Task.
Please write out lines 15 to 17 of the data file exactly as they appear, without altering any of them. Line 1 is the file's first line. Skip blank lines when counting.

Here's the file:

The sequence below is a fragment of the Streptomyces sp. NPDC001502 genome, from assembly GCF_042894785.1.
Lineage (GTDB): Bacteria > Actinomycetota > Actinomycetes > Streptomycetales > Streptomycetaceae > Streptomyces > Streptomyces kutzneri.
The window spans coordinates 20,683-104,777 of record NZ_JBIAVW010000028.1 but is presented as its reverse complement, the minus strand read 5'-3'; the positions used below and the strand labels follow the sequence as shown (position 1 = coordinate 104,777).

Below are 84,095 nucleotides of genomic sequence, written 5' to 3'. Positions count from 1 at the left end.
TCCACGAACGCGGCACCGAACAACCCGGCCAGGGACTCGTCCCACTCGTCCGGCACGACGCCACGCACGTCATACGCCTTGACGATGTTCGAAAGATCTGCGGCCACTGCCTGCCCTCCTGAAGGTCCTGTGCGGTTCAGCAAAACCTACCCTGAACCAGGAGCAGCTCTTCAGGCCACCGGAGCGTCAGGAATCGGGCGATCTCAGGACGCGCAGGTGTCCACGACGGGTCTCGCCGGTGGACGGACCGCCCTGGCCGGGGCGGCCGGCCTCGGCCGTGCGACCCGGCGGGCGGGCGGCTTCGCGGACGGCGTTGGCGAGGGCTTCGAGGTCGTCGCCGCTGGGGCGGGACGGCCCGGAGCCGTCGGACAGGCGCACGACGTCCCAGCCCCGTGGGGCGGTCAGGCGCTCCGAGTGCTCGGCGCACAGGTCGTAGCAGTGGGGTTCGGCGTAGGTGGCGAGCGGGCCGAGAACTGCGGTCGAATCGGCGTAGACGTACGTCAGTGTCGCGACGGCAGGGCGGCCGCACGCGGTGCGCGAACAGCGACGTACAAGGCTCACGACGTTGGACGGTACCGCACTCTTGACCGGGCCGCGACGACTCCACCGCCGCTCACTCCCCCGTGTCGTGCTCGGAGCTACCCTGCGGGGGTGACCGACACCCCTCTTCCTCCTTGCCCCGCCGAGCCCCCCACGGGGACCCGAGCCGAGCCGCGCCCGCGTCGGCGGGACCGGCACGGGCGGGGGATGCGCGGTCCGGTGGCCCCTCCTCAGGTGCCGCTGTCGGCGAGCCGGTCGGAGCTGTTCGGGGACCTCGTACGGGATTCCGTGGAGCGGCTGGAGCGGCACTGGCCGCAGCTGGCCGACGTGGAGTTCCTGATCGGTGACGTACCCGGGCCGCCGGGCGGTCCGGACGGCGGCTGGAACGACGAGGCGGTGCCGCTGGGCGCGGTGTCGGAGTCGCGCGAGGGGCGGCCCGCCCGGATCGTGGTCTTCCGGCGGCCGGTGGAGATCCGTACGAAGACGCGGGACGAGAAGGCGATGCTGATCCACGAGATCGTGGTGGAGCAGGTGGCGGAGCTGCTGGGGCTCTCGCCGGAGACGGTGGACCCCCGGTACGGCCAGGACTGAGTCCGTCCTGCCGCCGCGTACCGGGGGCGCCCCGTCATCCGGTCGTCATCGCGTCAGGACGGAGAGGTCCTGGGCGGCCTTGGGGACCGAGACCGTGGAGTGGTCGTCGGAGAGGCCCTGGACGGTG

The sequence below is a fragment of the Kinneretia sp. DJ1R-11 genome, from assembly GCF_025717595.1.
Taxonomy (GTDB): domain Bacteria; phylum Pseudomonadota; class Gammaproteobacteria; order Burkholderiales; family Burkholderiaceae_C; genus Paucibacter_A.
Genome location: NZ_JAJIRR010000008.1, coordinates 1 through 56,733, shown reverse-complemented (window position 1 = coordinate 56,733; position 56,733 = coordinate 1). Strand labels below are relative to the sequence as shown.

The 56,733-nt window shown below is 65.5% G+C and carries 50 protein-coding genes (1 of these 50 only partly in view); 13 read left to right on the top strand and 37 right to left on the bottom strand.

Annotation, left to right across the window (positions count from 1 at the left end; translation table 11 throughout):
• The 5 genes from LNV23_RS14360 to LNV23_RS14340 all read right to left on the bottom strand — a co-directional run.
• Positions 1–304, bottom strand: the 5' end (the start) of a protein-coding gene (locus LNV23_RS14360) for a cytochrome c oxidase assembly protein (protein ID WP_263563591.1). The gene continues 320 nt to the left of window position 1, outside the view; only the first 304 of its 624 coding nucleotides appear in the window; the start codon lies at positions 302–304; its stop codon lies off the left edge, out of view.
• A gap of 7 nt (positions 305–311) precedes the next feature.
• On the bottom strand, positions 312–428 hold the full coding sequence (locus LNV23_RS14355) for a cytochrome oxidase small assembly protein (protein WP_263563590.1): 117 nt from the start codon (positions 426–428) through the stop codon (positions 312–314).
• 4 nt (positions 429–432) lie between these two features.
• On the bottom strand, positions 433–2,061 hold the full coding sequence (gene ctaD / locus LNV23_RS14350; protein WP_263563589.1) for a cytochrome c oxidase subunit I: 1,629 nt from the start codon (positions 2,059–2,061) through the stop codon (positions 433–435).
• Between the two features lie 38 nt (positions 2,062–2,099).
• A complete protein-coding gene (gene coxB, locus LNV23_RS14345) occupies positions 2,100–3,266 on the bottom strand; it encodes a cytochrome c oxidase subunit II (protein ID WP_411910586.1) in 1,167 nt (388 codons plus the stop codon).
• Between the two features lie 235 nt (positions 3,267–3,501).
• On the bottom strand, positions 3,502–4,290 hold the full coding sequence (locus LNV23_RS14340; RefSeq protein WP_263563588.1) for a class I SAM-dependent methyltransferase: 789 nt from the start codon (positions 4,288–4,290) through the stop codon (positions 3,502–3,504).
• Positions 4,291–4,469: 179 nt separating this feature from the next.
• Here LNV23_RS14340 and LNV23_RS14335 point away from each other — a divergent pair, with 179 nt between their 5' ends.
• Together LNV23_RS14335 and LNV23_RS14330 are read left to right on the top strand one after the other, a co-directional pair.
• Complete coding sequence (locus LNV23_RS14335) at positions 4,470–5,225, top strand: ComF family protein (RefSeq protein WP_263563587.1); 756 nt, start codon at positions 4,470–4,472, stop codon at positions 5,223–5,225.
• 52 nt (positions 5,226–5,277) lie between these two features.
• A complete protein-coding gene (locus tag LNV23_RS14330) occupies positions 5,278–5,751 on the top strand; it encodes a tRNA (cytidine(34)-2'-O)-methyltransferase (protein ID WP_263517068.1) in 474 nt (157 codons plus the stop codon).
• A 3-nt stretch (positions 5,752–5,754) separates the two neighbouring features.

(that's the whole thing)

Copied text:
• 4 nt (positions 429–432) lie between these two features.
• On the bottom strand, positions 433–2,061 hold the full coding sequence (gene ctaD / locus LNV23_RS14350; protein WP_263563589.1) for a cytochrome c oxidase subunit I: 1,629 nt from the start codon (positions 2,059–2,061) through the stop codon (positions 433–435).
• Between the two features lie 38 nt (positions 2,062–2,099).